There are people who believe that the real Paul McCartney died in a car accident in 1966 and was replaced with a lookalike. I’ve always felt that way about Whitney Houston. I was never able to reconcile this Whitney —
— the bubbly, bow-wearing Whitney of 1985’s “How Will I Know” — with what she turned into.
The “I Wanna Dance With Somebody” video makes me smile. The entire decade of 1980s fashion is captured here: the hair bows, shoulder pads, neon eyeshadow, colorful earrings, body-con dresses, motorcycle jackets and tutus. I wore all of those, possibly at the same time.
Unfortunately, by 2002, you could get a contact high just from watching Whitney’s notorious “crack is wack” interview with Diane Sawyer.
When I heard tonight that Whitney died — and at this time, the cause is as yet unannounced — I felt sadly unsurprised. After I saw these pictures of Whitney staggering out of a club earlier this week, I feared she wasn’t long for this world. To see her at age 48, looking as bad as ever … even Amy Winehouse , who famously sang “No, no, no” to rehab, seemed to me to have a little more awareness of her substance-abuse problems than Whitney did. It’s always sad to see a talented person destroy herself.
UPDATED TO ADD: In this 2009 interview with Oprah Winfrey, Whitney spoke about her troubled relationship with husband Bobby Brown and their substance abuse problems, though she was still trying to spin her story. This review of the televised interview is right on.
UPDATED AGAIN TO ADD MEANDERING THOUGHTS: These are my favorite Whitney songs. Maybe they’re strange choices, but I like ’em.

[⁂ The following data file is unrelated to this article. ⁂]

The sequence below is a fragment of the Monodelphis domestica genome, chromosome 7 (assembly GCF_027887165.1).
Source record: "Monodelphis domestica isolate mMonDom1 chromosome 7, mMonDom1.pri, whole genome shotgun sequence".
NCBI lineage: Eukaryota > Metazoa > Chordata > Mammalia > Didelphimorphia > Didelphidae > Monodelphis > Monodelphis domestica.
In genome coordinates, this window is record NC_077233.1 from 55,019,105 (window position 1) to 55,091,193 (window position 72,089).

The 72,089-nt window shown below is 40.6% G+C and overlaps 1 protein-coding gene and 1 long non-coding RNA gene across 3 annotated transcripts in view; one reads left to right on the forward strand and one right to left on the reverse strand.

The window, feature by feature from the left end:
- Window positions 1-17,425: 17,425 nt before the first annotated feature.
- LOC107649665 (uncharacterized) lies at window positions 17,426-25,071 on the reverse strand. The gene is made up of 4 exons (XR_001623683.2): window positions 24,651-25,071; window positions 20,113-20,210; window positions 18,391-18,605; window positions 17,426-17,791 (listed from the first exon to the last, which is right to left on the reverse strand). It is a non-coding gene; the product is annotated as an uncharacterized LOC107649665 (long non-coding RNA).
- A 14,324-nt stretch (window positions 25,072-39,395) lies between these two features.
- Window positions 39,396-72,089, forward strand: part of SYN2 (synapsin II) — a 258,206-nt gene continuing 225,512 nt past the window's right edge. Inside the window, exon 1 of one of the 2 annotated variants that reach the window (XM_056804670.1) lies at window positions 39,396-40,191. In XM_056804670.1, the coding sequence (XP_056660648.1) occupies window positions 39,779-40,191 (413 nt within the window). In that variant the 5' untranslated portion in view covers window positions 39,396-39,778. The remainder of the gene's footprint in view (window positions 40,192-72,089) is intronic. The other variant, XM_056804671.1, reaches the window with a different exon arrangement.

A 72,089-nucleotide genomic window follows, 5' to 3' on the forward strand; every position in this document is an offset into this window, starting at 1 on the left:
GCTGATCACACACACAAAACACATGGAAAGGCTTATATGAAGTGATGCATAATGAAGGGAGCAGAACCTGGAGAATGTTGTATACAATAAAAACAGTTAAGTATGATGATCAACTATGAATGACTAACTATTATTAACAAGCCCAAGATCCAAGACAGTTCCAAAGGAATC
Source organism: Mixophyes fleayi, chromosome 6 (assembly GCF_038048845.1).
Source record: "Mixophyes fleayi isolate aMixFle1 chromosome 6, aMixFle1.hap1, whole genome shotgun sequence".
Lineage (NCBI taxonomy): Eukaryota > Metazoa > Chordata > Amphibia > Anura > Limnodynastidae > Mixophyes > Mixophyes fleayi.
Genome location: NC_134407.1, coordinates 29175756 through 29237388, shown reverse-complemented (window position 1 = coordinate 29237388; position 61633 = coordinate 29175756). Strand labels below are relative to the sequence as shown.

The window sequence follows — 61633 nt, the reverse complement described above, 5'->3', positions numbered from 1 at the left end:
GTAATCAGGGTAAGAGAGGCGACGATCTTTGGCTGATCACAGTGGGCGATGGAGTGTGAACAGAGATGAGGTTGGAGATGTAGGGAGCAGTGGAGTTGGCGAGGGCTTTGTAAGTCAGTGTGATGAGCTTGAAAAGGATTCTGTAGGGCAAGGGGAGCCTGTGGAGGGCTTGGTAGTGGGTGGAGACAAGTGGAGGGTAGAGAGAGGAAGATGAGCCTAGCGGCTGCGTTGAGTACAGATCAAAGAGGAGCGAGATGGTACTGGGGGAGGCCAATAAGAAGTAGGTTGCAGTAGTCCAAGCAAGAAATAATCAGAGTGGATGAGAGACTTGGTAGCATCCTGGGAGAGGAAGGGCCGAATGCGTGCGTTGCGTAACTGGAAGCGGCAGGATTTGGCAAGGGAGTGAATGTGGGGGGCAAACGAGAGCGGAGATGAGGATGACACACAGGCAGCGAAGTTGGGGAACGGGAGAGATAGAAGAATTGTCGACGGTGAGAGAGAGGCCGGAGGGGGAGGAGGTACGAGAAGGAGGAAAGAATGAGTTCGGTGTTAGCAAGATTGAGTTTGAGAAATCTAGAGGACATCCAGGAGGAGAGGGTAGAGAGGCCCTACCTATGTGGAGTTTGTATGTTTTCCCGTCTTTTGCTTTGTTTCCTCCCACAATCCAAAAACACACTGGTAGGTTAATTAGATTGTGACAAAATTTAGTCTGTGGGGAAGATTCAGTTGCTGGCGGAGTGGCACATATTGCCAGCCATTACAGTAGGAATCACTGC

Some people don’t know that Whitney’s huge hit, “I Will Always Love You,” was written and originally recorded by Dolly Parton. I heard Dolly sing it live at the Hollywood Bowl last July. I think both versions are beautiful. Here’s Dolly performing the song in 1974.
I just heard Larry King on CNN comparing Whitney to Judy Garland. A good comparison. Both were enormous vocal talents who had extreme ups and downs, including substance abuse and difficult marriages. They died at almost the same age — Judy turned 47 shortly before her death. Judy’s struggles had a major impact on her career and her voice, as did Whitney’s. I’ve noticed that some people think that after a star’s early and tragic death, it’s a kind of sacrilege to acknowledge the life choices and behaviors that may have led to the end. As a former journalist, I’m disinclined to erase widely known facts from my mind. And, as I’ve said before, that — with one exception for me — an artist’s personal failings shouldn’t detract from his or her professional achievements. Judy Garland’s career, including her vocal ability and her many “comebacks,” is inextricable from her personal life, but her talent is undeniable. The same is and will always be true of Whitney.
One of Judy’s comeback performances was a famous concert at Carnegie Hall. I think this recording from that show is a good note on which to end this post, both for its lyrics and Judy’s damaged-but-still-powerful voice.